There are different definitions concerning botanic gardens. According to Botanic Gardens Conservation International (BGCI), Botanic gardens are institutions holding documented collections of living plants for the purposes of scientific research, conservation, education and display.
The botanical gardens also known as place that offers green spaces for urban citizen. It contains collection of various plants planted and retained their original natural forms and the plants are recorded, exhibited and studies to learn about their uniqueness (National Landscape Policy, 2011). Botanic gardens are also an excellent tool for independent study. They can inspire new ideas for home gardens or provide people with information about the flora of other countries. Botanic gardens interact with society in other ways as well. The domestic horticulture industry, for instance, obtains specialties for production, and diverse botanical expertise can aid citizens and authorities with plant-related problems. (Hyvärinen 2014). Botanic gardens are a special category of garden, distinctive for their scientific basis, inspirational planting, commitment to plant conservation and involvement in environmental education (Oldfield 2007). Botanical garden is a collection of living plants designed chiefly to illustrate relationships within plant groups. Botanical gardens are museums of living plants that are grouped according to their taxonomy where visitors can learn, endangered and indigenous plant species are conserved and promoted.(Var 2013). Finally, botanic gardens are also places to experience nature’s beauty and to recreate (Mielcarek 2000; Byrd 1989). A botanic gardens work with plants should not be confined to laboratories and herbariums. Plants should be displayed (Wyse Jackson and Sutherland 2000; Byrd 1989) so that people can appreciate the aesthetic qualities of individual plants and of groups of plants (Byrd 1989; Khoshoo 1987).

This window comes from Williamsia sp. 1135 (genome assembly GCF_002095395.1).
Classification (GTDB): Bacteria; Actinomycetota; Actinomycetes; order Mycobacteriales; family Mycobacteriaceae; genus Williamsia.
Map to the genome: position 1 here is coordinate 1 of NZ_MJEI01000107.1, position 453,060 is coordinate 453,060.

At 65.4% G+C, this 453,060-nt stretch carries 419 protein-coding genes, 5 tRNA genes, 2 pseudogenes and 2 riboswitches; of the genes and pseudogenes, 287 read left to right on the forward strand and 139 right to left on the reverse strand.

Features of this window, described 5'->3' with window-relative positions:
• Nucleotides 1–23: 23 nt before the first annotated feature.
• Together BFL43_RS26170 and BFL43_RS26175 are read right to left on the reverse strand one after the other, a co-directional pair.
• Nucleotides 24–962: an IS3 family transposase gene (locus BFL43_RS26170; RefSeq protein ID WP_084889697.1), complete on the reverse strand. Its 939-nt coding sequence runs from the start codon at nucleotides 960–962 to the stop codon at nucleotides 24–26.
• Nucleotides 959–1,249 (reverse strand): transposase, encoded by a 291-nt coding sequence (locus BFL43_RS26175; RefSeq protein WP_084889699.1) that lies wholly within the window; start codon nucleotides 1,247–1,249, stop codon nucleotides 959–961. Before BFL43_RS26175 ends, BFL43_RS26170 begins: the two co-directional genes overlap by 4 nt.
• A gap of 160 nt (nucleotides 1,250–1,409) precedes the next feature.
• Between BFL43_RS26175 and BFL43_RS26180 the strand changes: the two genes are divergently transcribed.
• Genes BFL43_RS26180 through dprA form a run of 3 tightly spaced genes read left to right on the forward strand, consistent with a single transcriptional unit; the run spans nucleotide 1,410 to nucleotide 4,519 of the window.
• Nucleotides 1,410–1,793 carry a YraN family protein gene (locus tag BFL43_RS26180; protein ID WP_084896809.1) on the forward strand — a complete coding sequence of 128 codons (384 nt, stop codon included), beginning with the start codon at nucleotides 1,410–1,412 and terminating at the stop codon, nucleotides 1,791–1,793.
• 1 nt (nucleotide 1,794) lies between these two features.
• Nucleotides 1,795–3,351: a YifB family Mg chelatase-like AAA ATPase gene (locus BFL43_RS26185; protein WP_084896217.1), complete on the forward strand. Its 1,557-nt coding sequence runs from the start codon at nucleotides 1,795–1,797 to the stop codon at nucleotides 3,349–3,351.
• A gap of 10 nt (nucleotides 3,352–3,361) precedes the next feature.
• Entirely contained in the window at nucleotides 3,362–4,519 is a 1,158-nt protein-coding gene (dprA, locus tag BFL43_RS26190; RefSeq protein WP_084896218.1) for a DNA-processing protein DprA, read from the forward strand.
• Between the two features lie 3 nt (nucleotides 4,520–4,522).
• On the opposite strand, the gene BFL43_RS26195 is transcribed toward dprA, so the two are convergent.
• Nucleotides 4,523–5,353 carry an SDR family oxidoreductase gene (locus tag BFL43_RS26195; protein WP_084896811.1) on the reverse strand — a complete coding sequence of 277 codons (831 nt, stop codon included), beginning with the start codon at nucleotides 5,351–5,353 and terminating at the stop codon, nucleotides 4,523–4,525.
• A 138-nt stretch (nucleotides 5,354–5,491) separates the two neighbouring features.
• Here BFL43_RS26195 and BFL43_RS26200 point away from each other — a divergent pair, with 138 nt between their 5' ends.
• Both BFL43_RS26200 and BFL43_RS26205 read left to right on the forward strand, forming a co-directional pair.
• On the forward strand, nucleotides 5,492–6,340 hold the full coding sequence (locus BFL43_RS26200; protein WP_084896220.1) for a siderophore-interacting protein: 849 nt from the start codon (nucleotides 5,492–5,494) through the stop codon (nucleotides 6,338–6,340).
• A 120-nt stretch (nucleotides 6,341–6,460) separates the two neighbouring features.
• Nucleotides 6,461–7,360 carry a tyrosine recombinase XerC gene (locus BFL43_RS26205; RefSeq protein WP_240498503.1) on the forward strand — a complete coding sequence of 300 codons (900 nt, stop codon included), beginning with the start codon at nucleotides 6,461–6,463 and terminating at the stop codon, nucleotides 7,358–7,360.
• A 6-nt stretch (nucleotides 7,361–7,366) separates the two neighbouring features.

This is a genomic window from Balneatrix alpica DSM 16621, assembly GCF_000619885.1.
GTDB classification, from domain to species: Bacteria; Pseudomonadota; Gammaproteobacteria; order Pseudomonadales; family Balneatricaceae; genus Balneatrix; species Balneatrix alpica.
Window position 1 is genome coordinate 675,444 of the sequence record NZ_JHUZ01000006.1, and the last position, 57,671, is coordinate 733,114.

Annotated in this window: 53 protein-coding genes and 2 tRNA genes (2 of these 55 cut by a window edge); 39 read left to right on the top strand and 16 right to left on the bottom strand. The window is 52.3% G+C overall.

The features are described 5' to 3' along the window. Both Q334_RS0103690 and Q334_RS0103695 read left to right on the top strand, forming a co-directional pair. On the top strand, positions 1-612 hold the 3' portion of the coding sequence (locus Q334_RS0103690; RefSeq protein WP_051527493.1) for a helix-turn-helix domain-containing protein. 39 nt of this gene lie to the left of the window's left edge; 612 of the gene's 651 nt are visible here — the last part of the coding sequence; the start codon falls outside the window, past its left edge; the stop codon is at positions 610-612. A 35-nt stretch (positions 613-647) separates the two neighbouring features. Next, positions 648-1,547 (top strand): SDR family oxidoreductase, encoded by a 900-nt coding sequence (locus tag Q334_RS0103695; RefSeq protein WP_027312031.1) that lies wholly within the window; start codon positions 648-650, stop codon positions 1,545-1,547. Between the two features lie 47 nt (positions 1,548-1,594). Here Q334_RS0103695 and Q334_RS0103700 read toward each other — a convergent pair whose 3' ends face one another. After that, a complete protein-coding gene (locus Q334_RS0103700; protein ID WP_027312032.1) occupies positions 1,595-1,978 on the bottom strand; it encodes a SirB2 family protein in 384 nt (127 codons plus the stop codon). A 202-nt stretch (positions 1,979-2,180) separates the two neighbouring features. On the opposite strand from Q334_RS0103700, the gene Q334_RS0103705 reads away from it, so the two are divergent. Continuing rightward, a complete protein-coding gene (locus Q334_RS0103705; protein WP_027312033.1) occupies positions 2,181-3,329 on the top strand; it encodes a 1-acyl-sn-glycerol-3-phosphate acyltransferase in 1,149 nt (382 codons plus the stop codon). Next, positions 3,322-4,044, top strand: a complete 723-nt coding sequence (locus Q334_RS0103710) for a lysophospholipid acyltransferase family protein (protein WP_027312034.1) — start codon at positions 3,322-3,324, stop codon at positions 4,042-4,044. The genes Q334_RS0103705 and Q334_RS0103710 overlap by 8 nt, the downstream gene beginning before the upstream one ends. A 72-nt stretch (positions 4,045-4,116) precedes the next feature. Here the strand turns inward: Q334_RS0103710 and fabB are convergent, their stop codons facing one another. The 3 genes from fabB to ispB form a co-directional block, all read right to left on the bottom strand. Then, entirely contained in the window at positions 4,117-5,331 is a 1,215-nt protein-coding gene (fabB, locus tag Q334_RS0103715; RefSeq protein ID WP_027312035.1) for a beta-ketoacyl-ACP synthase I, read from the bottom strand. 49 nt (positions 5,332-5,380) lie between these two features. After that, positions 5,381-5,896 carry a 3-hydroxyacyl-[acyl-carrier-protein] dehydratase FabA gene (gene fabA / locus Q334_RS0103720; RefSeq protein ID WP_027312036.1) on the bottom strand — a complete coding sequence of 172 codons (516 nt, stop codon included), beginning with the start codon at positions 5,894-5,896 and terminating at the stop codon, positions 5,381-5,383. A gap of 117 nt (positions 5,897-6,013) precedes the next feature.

In summary, a “Botanic Garden” is a complex of multiple uses and programs ranging from collections and scientific research to education to recreation (Byrd 1989; Khoshoo 1987; Wyse Jackson and Sutherland 2000; Evans 1999; Mielcarek 2000).

A botanic (botanical) garden has four key roles – scientific (plant collections), conservation, education and recreation.

Under the scientific role are the Restoration of degraded and endangered ecosystems is emerging as one of the most important priorities for humanity in the 21st century. Many of the aids and resources now commonly conveyed by botanic gardens to support plant conservation are also of fundamental to environmental restoration (sensu the Society for Ecological Restoration International 2004) and the science on which restoration efforts are based. Many of the relatively few remaining natural ecosystems in the world are at immediate risk of further degradation or complete loss, especially those that are vulnerable under current climate-change scenarios (e.g., Mendez ´ et al. 2008). There is little prospect of the outlook improving because world population is likely to continue to expand until at least 2050 (United Nations 2007) and the global economic framework is one that encourages exploitation of natural resources rather than their conservation or sustainable use. In view of these challenges, the latest recommendations on the Global Strategy for Plant Conservation (GSPC) recognize that, in some cases, ecosystem restoration may be required to achieve the target of securing at least 15% of each of the world’s ecological regions (Convention on Biological Diversity 2010).